The term “field device” as used herein can be any device which is used in a process controller monitoring system and does not necessarily require placement in the “field.” The device can be located anywhere in the process control system including in a control room or control circuitry. The terminals used to connect to the process control loop refer to any electrical connection and may not comprise physical or discrete terminals. Any appropriate radio frequency communication circuitry can be used as desired as can any appropriate communication protocol, frequency or communication technique. The power supply circuitry is configured as desired and is not limited to the configurations set forth herein. In some embodiments, the field device includes an address which can be included in any RF transmissions such that the device can be identified. Similarly, such an address can be used to determine if a received signal is intended for that particular device. However, in other embodiments, no address is utilized and data is simply transmitted from the wireless communication circuitry without any addressing information. In such a configuration, if receipt of data is desired, any received data may not include addressing information. In some embodiments, this may be acceptable. In others, other addressing techniques or identification techniques can be used such as assigning a particular frequency or communication protocol to a particular device, assigning a particular time slot or period to a particular device or other techniques. Any appropriate communication protocol and/or networking technique can be employed including token-based techniques in which a token is handed off between devices to thereby allow transmission or reception for the particular device.

Although the present invention has been described with reference to preferred embodiments, workers skilled in the art will recognize that changes may be made in form and detail without departing from the spirit and scope of the invention. As used herein, Radio Frequency (RF) can comprise electromagnetic transmissions of any frequency and is not limited to a particular group of frequencies, range of frequencies or any other limitation. Any communication protocol can be used, as desired, including IEEE 802.11b, 802.15.4, or other protocols, including proprietary communication protocols. In the discussion above, the wireless adapter provides a digital signal communication connection for coupling to the two wire process control loop and, in some embodiments, communicating in accordance with the HART® communication protocol. The adapter can be configured to mount externally to a process control transmitter, for example, through a threaded coupling to NPT fittings in the transmitter housing.

Although the present invention has been described with reference to preferred embodiments, workers skilled in the art will recognize that changes may be made in form and detail without departing from the spirit and scope of the invention.

Claims (22)

1. A wireless adapter for use in a two-wire process control loop configured to couple to a process field device in an industrial process control system which is coupled to the two-wire process control loop and provide wireless communication to the process field device, comprising:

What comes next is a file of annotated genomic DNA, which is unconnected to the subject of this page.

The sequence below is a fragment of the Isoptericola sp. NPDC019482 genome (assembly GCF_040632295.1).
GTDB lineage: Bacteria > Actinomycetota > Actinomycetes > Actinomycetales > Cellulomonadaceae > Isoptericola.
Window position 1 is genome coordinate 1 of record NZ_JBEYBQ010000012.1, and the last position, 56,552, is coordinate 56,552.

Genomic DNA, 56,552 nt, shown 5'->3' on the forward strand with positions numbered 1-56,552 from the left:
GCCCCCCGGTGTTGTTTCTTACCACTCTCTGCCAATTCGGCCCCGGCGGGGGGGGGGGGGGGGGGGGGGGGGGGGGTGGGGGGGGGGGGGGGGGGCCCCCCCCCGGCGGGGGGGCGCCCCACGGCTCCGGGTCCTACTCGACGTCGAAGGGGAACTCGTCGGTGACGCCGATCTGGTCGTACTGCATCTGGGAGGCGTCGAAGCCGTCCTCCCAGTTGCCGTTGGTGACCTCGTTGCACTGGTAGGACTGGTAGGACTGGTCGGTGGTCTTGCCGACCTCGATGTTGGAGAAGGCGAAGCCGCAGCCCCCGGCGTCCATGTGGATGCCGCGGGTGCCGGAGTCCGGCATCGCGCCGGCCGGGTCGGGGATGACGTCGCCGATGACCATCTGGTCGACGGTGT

first and second loop terminals configured to couple in series with the two-wire process control loop;
wireless communication circuitry coupled to the first and second loop terminals adapted to provide wireless communication to the process field device; and
loop current bypass circuitry electrically connected between the first and second loop terminals configured to provide a loop current path therebetween in response to an open circuit in a current path of the wireless communication circuitry between the first and second loop terminals.
2. The apparatus of claim 1 wherein the loop current bypass circuitry includes a precision shunt regulator.
3. The apparatus of claim 2 wherein the precision shunt regulator is configured to conduct electricity, conduct the loop current in response to the open circuit.
4. The apparatus of claim 1 wherein the loop current bypass circuitry includes a transistor.
5. The apparatus of claim 4 wherein the transistor is configured to conduct the loop current in response to the open circuit.
6. The apparatus of claim 4 including a second transistor.
7. The apparatus of claim 4 having a base biased whereby the transistor is not conducting when electrical current is flowing through the wireless communication circuitry and biased to be conducting when electrical current is blocked from the wireless communication circuitry.
8. The apparatus of claim 4 wherein the transistor comprises a PNP transistor.
9. The apparatus of claim 4 wherein the transistor comprises a Darlington transistor.
10. The apparatus of claim 4 wherein the transistor comprises a MOSFET.
11. The apparatus of claim 4 wherein the transistor comprises an NPN transistor.
12. The apparatus of claim 1 including a third connection configured to electrically couple to the field device.
13. The apparatus of claim 12 including communication circuitry configured to communicate to the field device through the third connection.
14. The apparatus of claim 1 including redundant components to provide power to the field device in the event of a failure of circuitry in the adapter.
15. The apparatus of claim 1 wherein the two-wire process control loop comprises a 4-20 mA current loop.
16. The apparatus of claim 1 wherein the two-wire process control loop carries digital communication in accordance with the HART® communication protocol.